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The 150-year-old Chinese man who binds and divides a nation

Nothing serveS to bind Chinese across the world closer than their shared admiration of Sun Yat-sen, the founding father of modern China.

Chinese from across the world marked Sun’s 150th birthday on November 11 by paying homage to the revolutionary who led the fight to overthrow the Qing dynasty and end imperial rule in the 1911 revolution.

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Despite being bitter foes for nearly a century, the mainland’s ruling Communist Party and Taiwan’s main opposition Nationalist Party, or KMT, share Sun’s aspirations for national unification and rejuvenation – two of Sun’s three main doctrines.

Sun, who founded the KMT, has been revered in Taiwan for decades as the “father of the nation” and for his devotion to national unity, improving people’s livelihoods and the development of democracy – Sun’s so-called “Three Principles of the People”.

While Taiwan’s Democratic Progressive Party, which leans towards independence, has kept a low profile regarding Sun’s anniversary, it cannot deny the fact that not only did Sun found the island’s self-ruled Republic of China – he also founded its “Five-Power Constitution”, which is based on liberal Western ideals of democracy, human rights and division of powers.

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Communist leaders on the mainland view Sun as a proto-revolutionary – in a lengthy speech to mark the anniversary, President Xi Jinping ( 習近平 ) said party leaders were the “firmest supporters, most loyal collaborators and most faithful successors of Sun’s revolutionary undertakings”.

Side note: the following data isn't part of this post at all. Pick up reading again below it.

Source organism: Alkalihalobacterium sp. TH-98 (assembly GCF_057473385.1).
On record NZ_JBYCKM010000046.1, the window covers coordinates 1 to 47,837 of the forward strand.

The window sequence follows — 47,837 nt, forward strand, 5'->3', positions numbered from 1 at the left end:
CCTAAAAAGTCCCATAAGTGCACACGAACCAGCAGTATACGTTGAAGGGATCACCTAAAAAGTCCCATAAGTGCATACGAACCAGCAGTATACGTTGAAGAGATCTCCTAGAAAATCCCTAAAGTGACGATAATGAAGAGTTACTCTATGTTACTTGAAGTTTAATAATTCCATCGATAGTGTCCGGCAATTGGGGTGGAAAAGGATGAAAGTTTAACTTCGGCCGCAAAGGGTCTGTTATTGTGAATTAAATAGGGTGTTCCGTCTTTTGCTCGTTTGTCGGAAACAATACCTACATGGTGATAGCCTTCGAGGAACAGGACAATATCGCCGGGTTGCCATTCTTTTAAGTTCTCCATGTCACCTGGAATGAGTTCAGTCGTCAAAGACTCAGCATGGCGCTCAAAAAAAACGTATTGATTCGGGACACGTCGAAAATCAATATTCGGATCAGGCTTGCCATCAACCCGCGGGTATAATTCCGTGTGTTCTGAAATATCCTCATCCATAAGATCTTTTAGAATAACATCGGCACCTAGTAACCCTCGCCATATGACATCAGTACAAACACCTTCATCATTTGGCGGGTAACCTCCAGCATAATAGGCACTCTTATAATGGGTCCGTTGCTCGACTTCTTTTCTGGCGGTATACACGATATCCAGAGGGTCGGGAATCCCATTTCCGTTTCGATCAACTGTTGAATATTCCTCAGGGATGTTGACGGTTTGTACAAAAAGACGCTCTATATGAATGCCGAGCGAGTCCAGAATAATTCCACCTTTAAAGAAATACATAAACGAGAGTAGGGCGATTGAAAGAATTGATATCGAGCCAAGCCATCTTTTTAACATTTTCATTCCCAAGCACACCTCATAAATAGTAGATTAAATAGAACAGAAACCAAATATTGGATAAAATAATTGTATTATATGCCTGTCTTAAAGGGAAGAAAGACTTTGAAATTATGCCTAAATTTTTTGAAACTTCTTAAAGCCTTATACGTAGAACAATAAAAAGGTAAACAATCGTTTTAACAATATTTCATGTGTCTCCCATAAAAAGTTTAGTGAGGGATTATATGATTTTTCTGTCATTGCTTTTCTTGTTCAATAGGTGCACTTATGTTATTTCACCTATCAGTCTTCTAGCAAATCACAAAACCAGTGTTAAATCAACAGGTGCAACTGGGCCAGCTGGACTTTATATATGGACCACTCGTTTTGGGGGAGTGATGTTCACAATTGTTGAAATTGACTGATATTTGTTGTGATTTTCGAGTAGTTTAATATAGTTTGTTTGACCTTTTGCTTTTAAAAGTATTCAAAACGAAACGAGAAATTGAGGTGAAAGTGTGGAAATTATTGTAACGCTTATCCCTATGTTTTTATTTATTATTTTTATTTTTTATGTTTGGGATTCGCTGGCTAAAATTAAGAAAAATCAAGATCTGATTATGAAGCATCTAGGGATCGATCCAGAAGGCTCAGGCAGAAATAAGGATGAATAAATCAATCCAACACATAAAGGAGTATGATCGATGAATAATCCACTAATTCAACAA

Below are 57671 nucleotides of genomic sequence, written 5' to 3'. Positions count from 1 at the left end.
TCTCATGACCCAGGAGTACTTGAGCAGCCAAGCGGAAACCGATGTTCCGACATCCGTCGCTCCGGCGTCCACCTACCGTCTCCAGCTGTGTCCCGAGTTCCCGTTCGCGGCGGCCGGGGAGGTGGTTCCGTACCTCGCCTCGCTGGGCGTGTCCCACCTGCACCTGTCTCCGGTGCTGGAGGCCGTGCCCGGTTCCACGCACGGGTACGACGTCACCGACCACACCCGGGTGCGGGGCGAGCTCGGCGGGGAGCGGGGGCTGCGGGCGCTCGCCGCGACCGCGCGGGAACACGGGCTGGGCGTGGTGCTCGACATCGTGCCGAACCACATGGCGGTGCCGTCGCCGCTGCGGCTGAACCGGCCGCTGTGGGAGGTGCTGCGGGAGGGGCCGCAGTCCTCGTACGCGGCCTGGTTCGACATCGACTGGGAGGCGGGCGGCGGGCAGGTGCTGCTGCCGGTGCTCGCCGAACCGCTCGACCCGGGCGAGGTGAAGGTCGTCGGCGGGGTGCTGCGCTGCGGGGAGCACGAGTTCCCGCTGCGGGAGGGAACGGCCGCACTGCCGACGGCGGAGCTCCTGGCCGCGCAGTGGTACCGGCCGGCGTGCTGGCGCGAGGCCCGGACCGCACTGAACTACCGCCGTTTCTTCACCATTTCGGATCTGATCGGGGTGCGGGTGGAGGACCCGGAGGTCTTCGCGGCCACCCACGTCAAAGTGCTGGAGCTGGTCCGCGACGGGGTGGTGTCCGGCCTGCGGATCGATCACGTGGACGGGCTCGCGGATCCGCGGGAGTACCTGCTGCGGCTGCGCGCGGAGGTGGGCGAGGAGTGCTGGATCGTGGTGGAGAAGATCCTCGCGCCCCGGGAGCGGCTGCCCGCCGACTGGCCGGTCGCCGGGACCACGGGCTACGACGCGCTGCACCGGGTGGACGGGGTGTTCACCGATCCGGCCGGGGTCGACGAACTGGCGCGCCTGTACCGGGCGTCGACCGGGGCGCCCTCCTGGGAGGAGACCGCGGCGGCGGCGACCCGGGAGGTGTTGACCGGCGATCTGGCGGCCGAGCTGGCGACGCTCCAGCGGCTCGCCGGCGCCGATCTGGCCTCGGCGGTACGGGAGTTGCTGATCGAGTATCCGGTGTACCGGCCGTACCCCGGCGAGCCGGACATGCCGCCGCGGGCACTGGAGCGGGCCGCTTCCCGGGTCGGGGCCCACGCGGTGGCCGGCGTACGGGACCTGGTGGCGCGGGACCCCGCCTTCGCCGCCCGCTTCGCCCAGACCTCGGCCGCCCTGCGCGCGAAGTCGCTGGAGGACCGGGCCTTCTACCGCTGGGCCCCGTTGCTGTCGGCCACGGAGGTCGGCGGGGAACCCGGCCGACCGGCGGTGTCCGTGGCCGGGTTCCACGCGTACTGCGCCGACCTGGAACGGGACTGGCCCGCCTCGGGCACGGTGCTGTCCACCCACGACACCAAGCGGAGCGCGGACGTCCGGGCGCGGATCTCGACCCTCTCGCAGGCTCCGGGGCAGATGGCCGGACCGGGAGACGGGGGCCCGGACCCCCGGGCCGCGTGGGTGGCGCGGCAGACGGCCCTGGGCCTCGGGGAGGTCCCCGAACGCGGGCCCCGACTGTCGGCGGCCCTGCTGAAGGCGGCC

Xi highlighted this shared heritage this month when he met the KMT’s chairwoman, Hung Hsiu-chu.

Mainland communists and the KMT also share a link regarding Sun’s involvement in the struggles against Japanese colonial rule in Taiwan. The 1911 revolution was closely related to the outbreak of the first Sino-Japanese War in 1893 and the defeat of the Qing Dynasty which led to the cession of Taiwan.

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However, while some of Sun’s doctrines may be cause for unity, his philosophy of rule is possibly the biggest factor dividing the major political players across the strait, irrespective of their views on national unification.

The key issue is how they work to narrow the gap in their interpretations of Sun’s “three principles”.

After decades of stellar economic growth, Taiwan and the mainland have achieved Sun’s goal of turning a stricken China into a modern nation-state.

Taiwan has also accomplished Sun’s democratic ideals as the island is now one of most dynamic free democracies in Asia following sweeping reform introduced by KMT leader Chiang Ching-kuo and his successor Lee Teng-hui in the 1980s and 1990s.

However, Sun’s ideas of democracy, freedom and human rights remain elusive on the mainland, where anything foreign or Western is squarely rejected by the ruling Communist Party, despite its avowed commitment to Sun’s political legacies.

Indeed, democracy has become the main disagreement between the Communist Party and the KMT, and the Communist Party and the DPP – a disagreement that has become more entrenched given the Communist Party’s recent revival of Maoist rule.

So if Beijing wants to narrow the political gap across the strait and realise Sun’s vision of national unity and rejuvenation, it must first show true loyalty to his philosophy of democratic reform.

Cary Huang, a senior writer with the South China Morning Post, has been a China affairs columnist since the 1990s